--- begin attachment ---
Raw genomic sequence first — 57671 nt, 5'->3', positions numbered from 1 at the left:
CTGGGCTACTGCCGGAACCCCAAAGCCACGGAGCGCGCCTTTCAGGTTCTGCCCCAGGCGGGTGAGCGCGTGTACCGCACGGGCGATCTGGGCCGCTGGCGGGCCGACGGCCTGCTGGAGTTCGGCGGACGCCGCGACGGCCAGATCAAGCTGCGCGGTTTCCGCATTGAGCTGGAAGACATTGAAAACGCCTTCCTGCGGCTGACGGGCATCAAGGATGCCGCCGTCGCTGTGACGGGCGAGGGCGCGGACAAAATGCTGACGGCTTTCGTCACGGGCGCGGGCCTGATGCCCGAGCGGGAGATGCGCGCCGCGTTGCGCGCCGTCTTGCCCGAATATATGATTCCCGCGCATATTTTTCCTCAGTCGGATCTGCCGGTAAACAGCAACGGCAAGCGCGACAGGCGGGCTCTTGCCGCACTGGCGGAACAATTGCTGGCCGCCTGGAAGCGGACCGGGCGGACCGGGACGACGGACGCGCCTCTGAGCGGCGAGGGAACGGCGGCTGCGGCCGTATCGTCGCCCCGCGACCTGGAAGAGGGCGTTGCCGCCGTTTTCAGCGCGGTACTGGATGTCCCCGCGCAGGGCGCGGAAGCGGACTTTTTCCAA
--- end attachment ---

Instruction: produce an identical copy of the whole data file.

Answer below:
Raw genomic sequence first — 57671 nt, 5'->3', positions numbered from 1 at the left:
CTGGGCTACTGCCGGAACCCCAAAGCCACGGAGCGCGCCTTTCAGGTTCTGCCCCAGGCGGGTGAGCGCGTGTACCGCACGGGCGATCTGGGCCGCTGGCGGGCCGACGGCCTGCTGGAGTTCGGCGGACGCCGCGACGGCCAGATCAAGCTGCGCGGTTTCCGCATTGAGCTGGAAGACATTGAAAACGCCTTCCTGCGGCTGACGGGCATCAAGGATGCCGCCGTCGCTGTGACGGGCGAGGGCGCGGACAAAATGCTGACGGCTTTCGTCACGGGCGCGGGCCTGATGCCCGAGCGGGAGATGCGCGCCGCGTTGCGCGCCGTCTTGCCCGAATATATGATTCCCGCGCATATTTTTCCTCAGTCGGATCTGCCGGTAAACAGCAACGGCAAGCGCGACAGGCGGGCTCTTGCCGCACTGGCGGAACAATTGCTGGCCGCCTGGAAGCGGACCGGGCGGACCGGGACGACGGACGCGCCTCTGAGCGGCGAGGGAACGGCGGCTGCGGCCGTATCGTCGCCCCGCGACCTGGAAGAGGGCGTTGCCGCCGTTTTCAGCGCGGTACTGGATGTCCCCGCGCAGGGCGCGGAAGCGGACTTTTTCCAA